It is abundantly clear that the US Preventive Services Task Force Draft Guidelines on Prostate Cancer Screening will not be welcome news to many urologists. I have attended numerous annual meetings of the American Urological Association, the physician organization for urologists. The majority of papers concern that walnut-shaped gland, the prostate, usually taking up prostate cancer or an enlarged prostate, AKA BPH (benign prostatic hyperplasia). Some urology practices focus exclusively on the prostate. Urologists will need to readjust.
As one doctor who has nothing to do with the US Preventive Services Task Force told me: “There is plenty of honest urology for them to practice….stones, incontinence, kidney cancer etc. But even in the world of prostate cancer a good 20% to 30% of patients have bad enough disease that they deserve attention and, perhaps, more of it than they have been given in the past due to the crazed gold rush towards the low-risk men.” I agree totally with this statement. If Americans could vote with their feet, I think too that they would want urologists to treat the truly important areas in urology, rather than a disease that the odds are will not cause trouble for most men.
Jeez, it would be welcome news if the public understood this and if it was talked about more openly. As a reporter, I have witnessed the fleeing of docs from real medicine to cosmetic surgery and the rich. How refreshing it would be if urology began to turn out more doctors that patients need.
On another note, the Draft Recommendations that will be released officially tomorrow are expected to address concerns of high-risk individuals. The word is out that there will be a call for research into whether or not there should be targeted screening. In other words, should high-risk men (e.g. because of family history) be screened, and at what intervals? That should come as some comfort to people who worry that the high risk will be lumped into one healthy asymptomatic category.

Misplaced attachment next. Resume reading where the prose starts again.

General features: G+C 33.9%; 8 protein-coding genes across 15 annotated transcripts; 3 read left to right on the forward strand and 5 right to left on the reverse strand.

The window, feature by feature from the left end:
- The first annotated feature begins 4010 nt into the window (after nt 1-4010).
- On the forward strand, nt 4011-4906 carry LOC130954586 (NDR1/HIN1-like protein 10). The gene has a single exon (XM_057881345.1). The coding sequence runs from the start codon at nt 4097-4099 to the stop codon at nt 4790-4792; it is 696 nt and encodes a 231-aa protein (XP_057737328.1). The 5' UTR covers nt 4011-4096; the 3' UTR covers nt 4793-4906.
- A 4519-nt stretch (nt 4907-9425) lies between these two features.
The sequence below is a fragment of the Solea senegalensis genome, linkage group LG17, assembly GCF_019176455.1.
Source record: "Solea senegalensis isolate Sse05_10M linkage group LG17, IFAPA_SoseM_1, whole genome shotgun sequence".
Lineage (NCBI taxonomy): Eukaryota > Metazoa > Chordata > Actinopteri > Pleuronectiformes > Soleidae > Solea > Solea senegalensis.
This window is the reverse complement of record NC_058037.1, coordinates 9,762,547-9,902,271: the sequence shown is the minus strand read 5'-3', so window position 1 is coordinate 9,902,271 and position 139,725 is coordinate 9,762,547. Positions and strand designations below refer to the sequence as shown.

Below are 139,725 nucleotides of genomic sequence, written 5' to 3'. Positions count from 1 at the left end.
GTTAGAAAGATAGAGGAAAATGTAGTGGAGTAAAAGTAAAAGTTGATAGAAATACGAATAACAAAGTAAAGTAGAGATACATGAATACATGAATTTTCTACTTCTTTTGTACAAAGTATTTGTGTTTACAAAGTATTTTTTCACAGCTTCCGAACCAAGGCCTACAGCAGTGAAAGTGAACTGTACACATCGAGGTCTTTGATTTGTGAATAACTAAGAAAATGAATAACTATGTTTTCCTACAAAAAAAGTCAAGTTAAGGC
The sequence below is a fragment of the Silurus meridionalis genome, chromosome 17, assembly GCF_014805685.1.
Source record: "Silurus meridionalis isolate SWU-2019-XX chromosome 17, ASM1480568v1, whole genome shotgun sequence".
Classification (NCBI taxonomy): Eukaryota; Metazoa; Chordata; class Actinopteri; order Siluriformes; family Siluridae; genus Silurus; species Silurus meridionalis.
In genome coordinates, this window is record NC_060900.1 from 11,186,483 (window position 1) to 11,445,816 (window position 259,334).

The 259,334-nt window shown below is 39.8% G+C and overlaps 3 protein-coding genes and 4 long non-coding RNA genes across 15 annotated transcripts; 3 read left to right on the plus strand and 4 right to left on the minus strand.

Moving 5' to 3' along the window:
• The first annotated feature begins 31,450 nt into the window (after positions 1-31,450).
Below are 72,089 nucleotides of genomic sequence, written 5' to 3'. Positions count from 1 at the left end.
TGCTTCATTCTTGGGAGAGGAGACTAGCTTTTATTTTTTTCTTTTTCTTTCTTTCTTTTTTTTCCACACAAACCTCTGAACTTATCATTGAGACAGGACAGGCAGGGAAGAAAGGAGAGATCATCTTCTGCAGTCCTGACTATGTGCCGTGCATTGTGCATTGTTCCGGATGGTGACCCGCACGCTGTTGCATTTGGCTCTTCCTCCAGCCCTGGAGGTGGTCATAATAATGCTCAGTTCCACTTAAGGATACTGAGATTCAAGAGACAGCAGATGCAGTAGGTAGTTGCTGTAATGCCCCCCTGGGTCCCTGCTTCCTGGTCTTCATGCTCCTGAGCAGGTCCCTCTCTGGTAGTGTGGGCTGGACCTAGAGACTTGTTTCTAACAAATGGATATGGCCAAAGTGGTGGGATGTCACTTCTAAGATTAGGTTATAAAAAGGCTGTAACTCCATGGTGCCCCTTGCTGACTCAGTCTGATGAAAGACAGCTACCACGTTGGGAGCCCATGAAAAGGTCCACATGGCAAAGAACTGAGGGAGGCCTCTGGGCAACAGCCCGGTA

The comment period begins after the official release tomorrow. If you have thoughts about the draft recommendations, positive or negative, get them on the public record. There’s plenty that patients and the public will want to mull over. Ask questions and don’t leave it to someone else. I’ll be following this issue, providing follow-up links on where to send your comments, and more.
Excellent post, lively and informed.
Thanks for your take on this, Laura. Always helpful.
I’ve just listened to disjointed bits on the Dianne Rehm show (in car doing errands). Shannon Brownlee was on, also some pretty pissed-off urologists, and since Dianne is on vacation, her sub, Steve Roberts, did a less skillful job that she would have, in my opinion. All those worried men! Some worried about their bottom line, others worried about, well, you know. And I could see Roberts’ furrowed brow coming through his voice. I kept thinking, jeez, we women have had lousy birth control options; menopausal nightmares and medical fixes that ended up biting back; the imperfect and highly uncomfortable mammogram, with shifting recommendations on when and how often; and osteoporosis screening that is beyond flawed and medications with significant adverse effects, but I don’t recall quite this amount of hand-wringing. Man up, guys!
This is really loaded for men and people are only just beginning to talk about tabooed topics, like impotence, incontinence, whether or not cancer is ever going to be of significance. It’s loaded. It may be hard to man up for some urologists whose entire practices are devoted to the prostate, but I reiterate that we ought to be talking a heck of a lot more about “honest urology” and other areas in medicine. There are pressing needs for sick people that are not being met with the pipeline of docs that we are turning out.
Many Thanks for this, Laura,
There are also some good letters in the NY Times today (10/11/11) in response to the latest research and comments are mixed, as expected. While I do not begin to know the answer to this complex issue, I’m eager to learn more in support of my husband who has a family history.
Good point, Kristin. When you mentioned that your husband has a family history, it occurred to me that implicit in the Draft Screening Recommendations is this: a large proportion of “prostate cancer” that is treated is cancer that was headed nowhere. We need a lot better information on “family history.” I know that once you’ve been treated for something, you automatically think that, of course, the treatment was essential. That said, there are certainly bad prostate cancers. I am trying to think this through for another post. Wishing him the best of health.